How LRAD Works

By: Tracy V. Wilson  | 
Photo courtesy American Technology Corp

In November 2005, pirates attacked the cruise ship Seabourn Spirit off the coast of Somalia. The pirates were in small boats, but they had machine guns and rocket-propelled grenades. The cruise ship, on the other hand, had a Long Range Acoustic Device (LRAD).

Many media outlets credited the LRAD with warning off the pirates, leaving the Seabourn Spirit unscathed. Some of the coverage was pretty dramatic. News stories described the LRAD as a sonic weapon that fired a beam of sound at the pirates and drove them away.


But what makes sound a weapon? In this article, we'll review the basics of sound and discuss exactly how the LRAD produces its beam of sound. We'll also explore LRAD's hailing and warning abilities.

A Review of Sound and Hearing

Wave addition. (This example uses transverse rather than longitudinal waves because their differences are easier to see.)

No matter what creates it, sound is always made of waves. These waves move through matter, such as air, water or the ground. They interact with the matter (and, in some cases, with each other) as they go. The animation below will show you the basics of sound waves and how they travel.

Sound waves can pass through one another without much distortion or change. But in the right conditions, sound waves can change each other dramatically. For example, identical sound waves that are out of phase (their compressions and rarefactions are reversed) can cancel one another out. On the other hand, identical waves that are in phase combine their compressions and rarefactions, doubling their amplitude.


As sound waves travel, they spread out in all directions in a curved wavefront. The farther they travel from the source, the more they spread and the quieter the sound becomes. However, high-frequency waves don't spread as much as low-frequency waves. Also, waves with long wavelengths generally travel farther than ones with short wavelengths.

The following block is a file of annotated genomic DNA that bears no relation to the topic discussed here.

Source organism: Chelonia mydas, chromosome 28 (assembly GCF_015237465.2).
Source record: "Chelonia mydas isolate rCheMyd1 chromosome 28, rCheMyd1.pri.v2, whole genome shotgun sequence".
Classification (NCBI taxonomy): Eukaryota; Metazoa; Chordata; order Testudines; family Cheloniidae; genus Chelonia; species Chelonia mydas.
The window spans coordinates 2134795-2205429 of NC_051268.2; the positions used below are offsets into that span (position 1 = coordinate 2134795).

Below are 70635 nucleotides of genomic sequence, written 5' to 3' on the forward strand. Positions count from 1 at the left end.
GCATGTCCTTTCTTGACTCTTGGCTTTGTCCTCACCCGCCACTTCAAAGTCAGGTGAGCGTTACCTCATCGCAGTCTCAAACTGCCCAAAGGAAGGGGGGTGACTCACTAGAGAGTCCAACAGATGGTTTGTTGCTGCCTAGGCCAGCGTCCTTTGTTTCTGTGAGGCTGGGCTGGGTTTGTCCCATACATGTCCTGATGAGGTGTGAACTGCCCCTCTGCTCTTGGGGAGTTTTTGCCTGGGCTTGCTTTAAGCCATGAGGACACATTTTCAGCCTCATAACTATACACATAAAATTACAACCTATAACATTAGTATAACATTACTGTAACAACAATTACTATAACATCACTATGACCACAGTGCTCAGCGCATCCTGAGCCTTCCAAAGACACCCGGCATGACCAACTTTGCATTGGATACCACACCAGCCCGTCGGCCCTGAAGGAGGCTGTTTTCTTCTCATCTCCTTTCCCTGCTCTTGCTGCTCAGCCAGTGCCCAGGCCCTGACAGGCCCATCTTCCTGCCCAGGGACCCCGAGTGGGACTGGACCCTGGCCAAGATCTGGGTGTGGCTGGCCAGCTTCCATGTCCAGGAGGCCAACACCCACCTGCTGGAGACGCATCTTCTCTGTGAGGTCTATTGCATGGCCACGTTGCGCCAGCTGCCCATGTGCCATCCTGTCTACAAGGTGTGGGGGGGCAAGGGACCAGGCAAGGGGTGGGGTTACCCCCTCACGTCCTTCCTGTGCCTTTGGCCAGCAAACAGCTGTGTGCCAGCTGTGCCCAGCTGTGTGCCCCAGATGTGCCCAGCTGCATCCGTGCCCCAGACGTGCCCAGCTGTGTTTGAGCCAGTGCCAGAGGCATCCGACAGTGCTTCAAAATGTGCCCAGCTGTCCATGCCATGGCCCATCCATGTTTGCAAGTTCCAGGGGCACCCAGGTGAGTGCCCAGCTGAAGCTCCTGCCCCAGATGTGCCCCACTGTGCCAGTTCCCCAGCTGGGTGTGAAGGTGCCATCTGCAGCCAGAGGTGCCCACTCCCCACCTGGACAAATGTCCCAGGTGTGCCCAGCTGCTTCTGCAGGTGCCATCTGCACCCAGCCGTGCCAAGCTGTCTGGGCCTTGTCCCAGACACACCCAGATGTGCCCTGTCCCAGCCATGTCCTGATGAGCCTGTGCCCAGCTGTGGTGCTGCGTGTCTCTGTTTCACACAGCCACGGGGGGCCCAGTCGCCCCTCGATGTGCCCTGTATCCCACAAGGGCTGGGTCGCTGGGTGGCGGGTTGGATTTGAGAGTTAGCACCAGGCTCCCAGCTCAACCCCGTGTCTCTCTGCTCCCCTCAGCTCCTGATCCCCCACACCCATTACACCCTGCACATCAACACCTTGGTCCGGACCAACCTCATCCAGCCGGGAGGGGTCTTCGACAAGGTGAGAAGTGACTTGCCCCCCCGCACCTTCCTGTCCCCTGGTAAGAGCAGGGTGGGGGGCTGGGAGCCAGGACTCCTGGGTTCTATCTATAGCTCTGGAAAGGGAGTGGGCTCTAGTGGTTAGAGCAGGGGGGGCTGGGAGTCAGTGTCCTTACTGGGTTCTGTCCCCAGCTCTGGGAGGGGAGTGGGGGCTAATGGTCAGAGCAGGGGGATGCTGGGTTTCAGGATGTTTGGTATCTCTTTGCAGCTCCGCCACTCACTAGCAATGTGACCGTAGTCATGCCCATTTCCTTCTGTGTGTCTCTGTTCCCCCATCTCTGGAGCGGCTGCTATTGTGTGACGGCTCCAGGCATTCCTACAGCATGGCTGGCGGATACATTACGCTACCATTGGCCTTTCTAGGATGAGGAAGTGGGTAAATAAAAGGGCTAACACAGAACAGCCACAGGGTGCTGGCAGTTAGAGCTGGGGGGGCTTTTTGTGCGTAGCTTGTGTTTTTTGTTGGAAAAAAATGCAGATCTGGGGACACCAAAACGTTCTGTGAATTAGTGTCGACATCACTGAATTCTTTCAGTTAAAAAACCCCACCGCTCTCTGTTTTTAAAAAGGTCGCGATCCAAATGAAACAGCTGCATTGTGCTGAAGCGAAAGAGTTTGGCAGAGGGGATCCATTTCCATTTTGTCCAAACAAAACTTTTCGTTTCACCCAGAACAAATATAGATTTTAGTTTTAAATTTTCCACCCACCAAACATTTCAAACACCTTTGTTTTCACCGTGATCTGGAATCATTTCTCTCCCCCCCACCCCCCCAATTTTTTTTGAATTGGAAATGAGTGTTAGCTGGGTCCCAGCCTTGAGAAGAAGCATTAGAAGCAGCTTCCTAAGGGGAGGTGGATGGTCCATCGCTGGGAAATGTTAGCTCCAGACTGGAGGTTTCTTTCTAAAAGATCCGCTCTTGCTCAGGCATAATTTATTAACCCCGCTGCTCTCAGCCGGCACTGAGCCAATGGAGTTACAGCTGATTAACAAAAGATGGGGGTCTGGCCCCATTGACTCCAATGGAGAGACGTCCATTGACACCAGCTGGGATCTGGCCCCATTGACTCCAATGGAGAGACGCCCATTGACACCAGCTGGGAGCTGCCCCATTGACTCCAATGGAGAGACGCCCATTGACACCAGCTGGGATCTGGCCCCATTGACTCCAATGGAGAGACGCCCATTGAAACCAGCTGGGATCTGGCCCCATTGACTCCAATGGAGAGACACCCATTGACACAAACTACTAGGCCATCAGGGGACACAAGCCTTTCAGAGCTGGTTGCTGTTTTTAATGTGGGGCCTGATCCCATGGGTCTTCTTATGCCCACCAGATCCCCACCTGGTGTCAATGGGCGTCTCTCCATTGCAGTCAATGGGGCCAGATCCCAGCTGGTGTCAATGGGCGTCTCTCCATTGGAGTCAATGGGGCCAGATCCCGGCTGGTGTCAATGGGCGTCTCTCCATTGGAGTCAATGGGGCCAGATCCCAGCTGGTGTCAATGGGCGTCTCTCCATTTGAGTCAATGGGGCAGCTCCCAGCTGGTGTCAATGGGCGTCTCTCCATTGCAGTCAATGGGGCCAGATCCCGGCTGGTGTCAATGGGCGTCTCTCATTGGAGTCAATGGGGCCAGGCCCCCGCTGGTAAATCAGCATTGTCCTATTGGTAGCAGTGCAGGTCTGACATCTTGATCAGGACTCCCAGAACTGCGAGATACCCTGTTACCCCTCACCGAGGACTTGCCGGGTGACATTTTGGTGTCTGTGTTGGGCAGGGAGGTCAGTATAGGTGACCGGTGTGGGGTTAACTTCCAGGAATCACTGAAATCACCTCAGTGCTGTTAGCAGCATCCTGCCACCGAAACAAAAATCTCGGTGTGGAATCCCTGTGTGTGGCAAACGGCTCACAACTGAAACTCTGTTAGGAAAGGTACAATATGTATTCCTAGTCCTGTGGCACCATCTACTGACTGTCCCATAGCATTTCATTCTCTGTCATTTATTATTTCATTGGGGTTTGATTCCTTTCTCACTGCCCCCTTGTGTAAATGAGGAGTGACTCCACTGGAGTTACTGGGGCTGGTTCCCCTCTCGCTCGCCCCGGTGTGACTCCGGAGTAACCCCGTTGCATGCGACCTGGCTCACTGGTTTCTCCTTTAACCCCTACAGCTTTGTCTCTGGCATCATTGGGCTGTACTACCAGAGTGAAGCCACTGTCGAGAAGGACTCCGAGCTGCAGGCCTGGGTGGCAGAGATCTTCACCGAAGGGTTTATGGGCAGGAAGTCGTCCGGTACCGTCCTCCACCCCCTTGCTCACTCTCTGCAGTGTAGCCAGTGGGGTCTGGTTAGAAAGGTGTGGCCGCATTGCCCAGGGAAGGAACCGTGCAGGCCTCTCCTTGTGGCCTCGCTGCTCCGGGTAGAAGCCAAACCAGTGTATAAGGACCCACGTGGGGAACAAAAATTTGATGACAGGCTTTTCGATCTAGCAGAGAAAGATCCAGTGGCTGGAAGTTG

There are plenty of other things to learn about sound, but this is what you need to know to understand LRAD systems. We'll look at how the LRAD creates sound and takes advantage of these physical properties next.


The Long Range Acoustic Device and Loud Sounds

An LRAD system has lots of transducers in a staggered arrangement.

The LRAD's job is to make sound — lots of sound. It produces a very loud sound that's audible over relatively long distances. But it's not limited to producing painful noise for use as a sonic weapon. It can also amplify voices or recordings to a level that's loud and clear but not painful or debilitating.

Instead of using one big, moving device to make all this sound, the LRAD uses lots of little ones. A speaker usually uses one rapidly moving diaphragm to make sound. The LRAD uses an array of piezoelectric transducers. A transducer is simply a device that changes one kind of energy into another kind of energy. In this case, it changes electrical impulses into sound.


A piezoelectric material is a substance that's electrically polarized permanently — it has a positively charged side and a negatively charged side. If you apply pressure to a piezoelectric material, it creates an electrical impulse. On the other hand, if you apply an electrical charge to it, its molecules move and it changes shape.

Using electrical current from a battery, generator or other source, the LRAD applies electrical charge to lots of piezoelectric transducers. The transducers rapidly change their shape and create sound waves. Applying a charge to a piezoelectric material causes it to change shape.

All of these transducers are attached to a mounting surface. They're staggered to allow more of them to fit into a smaller space. This helps the LRAD create very loud sounds — identical waves emerge from the transducers, and their amplitudes combine to create louder sounds.


LRAD and Directional Sound

The back of the LRAD has handles so people can direct the majority of the sound it creates.
Photo courtesy American Technology Corp

In addition to creating lots of volume, these sonic weapons are also relatively directional. The sound from an LRAD, in other words, doesn't disperse as much as sounds from typical speakers. While people behind or next to the device still hear the sound, it isn't as loud. Even outside the beam of sound, the sound can still be loud. So, operators and nearby personnel often wear ear protection.

An LRAD device uses the phase of the sound waves, the size of the device and the properties of air to create more directional sound: